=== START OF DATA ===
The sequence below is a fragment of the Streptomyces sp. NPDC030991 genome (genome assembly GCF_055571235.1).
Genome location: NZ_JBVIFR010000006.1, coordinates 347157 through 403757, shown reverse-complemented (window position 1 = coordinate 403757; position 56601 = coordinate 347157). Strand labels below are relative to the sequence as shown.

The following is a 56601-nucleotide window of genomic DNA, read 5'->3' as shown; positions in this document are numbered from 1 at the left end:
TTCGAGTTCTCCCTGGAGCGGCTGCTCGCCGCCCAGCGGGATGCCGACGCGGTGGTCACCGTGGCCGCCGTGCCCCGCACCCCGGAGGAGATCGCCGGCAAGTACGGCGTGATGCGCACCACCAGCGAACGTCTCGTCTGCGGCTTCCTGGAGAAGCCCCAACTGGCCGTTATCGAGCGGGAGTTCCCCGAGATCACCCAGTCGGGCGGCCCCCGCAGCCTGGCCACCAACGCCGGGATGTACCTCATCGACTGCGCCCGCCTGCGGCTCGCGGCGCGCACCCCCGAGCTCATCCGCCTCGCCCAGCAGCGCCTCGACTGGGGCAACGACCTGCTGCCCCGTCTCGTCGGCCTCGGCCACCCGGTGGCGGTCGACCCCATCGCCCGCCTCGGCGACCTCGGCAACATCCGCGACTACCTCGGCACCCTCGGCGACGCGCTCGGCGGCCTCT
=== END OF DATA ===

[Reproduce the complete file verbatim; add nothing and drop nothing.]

The sequence below is a fragment of the Streptomyces sp. NPDC030991 genome (genome assembly GCF_055571235.1).
Genome location: NZ_JBVIFR010000006.1, coordinates 347157 through 403757, shown reverse-complemented (window position 1 = coordinate 403757; position 56601 = coordinate 347157). Strand labels below are relative to the sequence as shown.

The following is a 56601-nucleotide window of genomic DNA, read 5'->3' as shown; positions in this document are numbered from 1 at the left end:
TTCGAGTTCTCCCTGGAGCGGCTGCTCGCCGCCCAGCGGGATGCCGACGCGGTGGTCACCGTGGCCGCCGTGCCCCGCACCCCGGAGGAGATCGCCGGCAAGTACGGCGTGATGCGCACCACCAGCGAACGTCTCGTCTGCGGCTTCCTGGAGAAGCCCCAACTGGCCGTTATCGAGCGGGAGTTCCCCGAGATCACCCAGTCGGGCGGCCCCCGCAGCCTGGCCACCAACGCCGGGATGTACCTCATCGACTGCGCCCGCCTGCGGCTCGCGGCGCGCACCCCCGAGCTCATCCGCCTCGCCCAGCAGCGCCTCGACTGGGGCAACGACCTGCTGCCCCGTCTCGTCGGCCTCGGCCACCCGGTGGCGGTCGACCCCATCGCCCGCCTCGGCGACCTCGGCAACATCCGCGACTACCTCGGCACCCTCGGCGACGCGCTCGGCGGCCTCT